As patients, as family members, as friends, as health care providers, we have all faced end-of-life issues at one time or another, and we will face them again. And again.
This weekend, the "Engage With Grace" message is being broadcast virally, through a "blog rally," at a time when many people are with family and friends over the long weekend. The point is: we all need to have the potentially uncomfortable conversation with people close to us about what kind of treatment we would want, and they would want, if incapable of making or communicating health care decisions. (Check out coverage of last year's blog rally in the Boston Globe.)
End-of-life decision-making has long been an issue of great personal and professional interest to me, and I am proud to have played a role in having out-of-hospital DNR orders recognized in Massachusetts by EMS providers, as an example.
Download your copies of the Massachusetts health care proxy form or other states' proxy or living will forms — and add specific instructions about nutrition, hydration, and anything else that is important to you so that everything is crystal clear. My mom kept a stack of living will forms in the dining room when I was growing up, and was not shy about raising the issue with dinner guests and offering to witness their directives. Having the conversation is a starting point; we all need to follow through and make sure that our loved ones' wishes are documented, placed in medical records, discussed with physicians and other caregivers, and honored.
When I have the opportunity to speak to groups of lawyers or health care providers, I often ask for a show of hands: how many of you have health care proxies? The percentage seems to have increased over time, but it is still not where it needs to be. If groups that should be above average in this respect are not all raising their hands, then we clearly have a lot to do in terms of educating the general public about the need to have the sometimes difficult conversation with friends and family members. That's what the Engage With Grace project is all about. And with that, I turn over this post to Engage With Grace:
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Last Thanksgiving weekend, many of us bloggers participated in the first documented “blog rally” to promote Engage With Grace – a movement aimed at having all of us understand and communicate our end-of-life wishes. It was a great success, with over 100 bloggers in the healthcare space and beyond participating and spreading the word. Plus, it was timed to coincide with a weekend when most of us are with the very people with whom we should be having these tough conversations – our closest friends and family. Our original mission – to get more and more people talking about their end of life wishes – hasn’t changed. But it’s been quite a year – so we thought this holiday, we’d try something different. A bit of levity. At the heart of Engage With Grace are five questions designed to get the conversation started. We’ve included them at the end of this post. They’re not easy questions, but they are important. To help ease us into these tough questions, and in the spirit of the season, we thought we’d start with five parallel questions that ARE pretty easy to answer:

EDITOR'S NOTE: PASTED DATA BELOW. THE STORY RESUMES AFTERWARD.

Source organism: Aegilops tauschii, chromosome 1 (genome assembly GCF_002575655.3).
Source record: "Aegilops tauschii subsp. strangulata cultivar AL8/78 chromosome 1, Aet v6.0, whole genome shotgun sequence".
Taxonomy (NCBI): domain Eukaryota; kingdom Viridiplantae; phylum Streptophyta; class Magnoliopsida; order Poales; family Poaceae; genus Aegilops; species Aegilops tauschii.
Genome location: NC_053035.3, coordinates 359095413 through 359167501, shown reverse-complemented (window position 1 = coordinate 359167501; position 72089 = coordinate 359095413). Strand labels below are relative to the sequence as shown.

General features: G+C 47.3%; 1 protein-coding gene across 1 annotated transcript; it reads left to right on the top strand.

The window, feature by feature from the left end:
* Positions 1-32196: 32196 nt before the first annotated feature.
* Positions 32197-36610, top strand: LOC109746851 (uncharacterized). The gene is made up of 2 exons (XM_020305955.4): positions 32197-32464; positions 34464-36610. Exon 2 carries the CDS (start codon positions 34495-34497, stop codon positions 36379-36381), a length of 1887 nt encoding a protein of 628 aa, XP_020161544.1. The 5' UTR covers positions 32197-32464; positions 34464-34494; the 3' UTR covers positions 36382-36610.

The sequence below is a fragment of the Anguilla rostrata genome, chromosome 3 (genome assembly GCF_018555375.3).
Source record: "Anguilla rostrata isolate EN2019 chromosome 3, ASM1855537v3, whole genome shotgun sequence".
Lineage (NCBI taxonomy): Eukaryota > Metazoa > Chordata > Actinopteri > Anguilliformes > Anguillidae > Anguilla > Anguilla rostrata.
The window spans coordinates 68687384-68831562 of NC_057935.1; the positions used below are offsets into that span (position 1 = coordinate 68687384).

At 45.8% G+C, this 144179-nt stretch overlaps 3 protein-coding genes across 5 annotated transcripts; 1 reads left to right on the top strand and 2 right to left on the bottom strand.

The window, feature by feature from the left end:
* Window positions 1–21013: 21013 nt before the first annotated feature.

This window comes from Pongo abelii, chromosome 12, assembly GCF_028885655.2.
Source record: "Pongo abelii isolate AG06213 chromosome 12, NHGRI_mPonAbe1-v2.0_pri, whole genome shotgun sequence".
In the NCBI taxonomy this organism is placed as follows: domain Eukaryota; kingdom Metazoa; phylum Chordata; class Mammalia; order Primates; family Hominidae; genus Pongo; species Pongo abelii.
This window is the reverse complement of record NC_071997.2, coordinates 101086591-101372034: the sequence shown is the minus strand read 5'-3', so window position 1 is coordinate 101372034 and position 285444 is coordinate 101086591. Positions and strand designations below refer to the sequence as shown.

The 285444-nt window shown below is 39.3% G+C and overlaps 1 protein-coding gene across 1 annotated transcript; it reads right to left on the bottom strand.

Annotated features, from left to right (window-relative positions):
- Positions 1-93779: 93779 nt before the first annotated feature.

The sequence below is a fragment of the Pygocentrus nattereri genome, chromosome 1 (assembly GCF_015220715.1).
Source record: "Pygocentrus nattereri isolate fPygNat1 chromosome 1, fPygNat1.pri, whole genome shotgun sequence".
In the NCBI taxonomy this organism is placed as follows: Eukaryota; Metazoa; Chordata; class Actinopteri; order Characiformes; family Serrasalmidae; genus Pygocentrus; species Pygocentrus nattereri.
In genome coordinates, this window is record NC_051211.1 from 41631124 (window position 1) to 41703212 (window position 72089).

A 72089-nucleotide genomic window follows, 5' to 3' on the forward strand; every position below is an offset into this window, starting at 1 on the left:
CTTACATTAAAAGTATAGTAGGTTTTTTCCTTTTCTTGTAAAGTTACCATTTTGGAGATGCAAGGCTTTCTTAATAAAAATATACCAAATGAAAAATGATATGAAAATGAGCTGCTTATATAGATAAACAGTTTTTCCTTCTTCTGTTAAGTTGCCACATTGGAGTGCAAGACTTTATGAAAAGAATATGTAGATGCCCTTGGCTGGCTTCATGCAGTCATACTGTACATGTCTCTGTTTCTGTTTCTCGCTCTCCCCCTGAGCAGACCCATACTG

Silly? Maybe. But it underscores how having a template like this – just five questions in plain, simple language – can deflate some of the complexity, formality and even misnomers that have sometimes surrounded the end-of-life discussion. So with that, we’ve included the five questions from Engage With Grace below. Think about them, document them, share them.
Over the past year there’s been a lot of discussion around end of life. And we’ve been fortunate to hear a lot of the more uplifting stories, as folks have used these five questions to initiate the conversation.
One man shared how surprised he was to learn that his wife’s preferences were not what he expected. Befitting this holiday, The One Slide now stands sentry on their fridge.
Wishing you and yours a holiday that’s fulfilling in all the right ways.
To learn more please go to www.engagewithgrace.org. This post was written by Alexandra Drane and the Engage With Grace team. If you want to reproduce this post on your blog (or anywhere) you can download a ready-made html version here.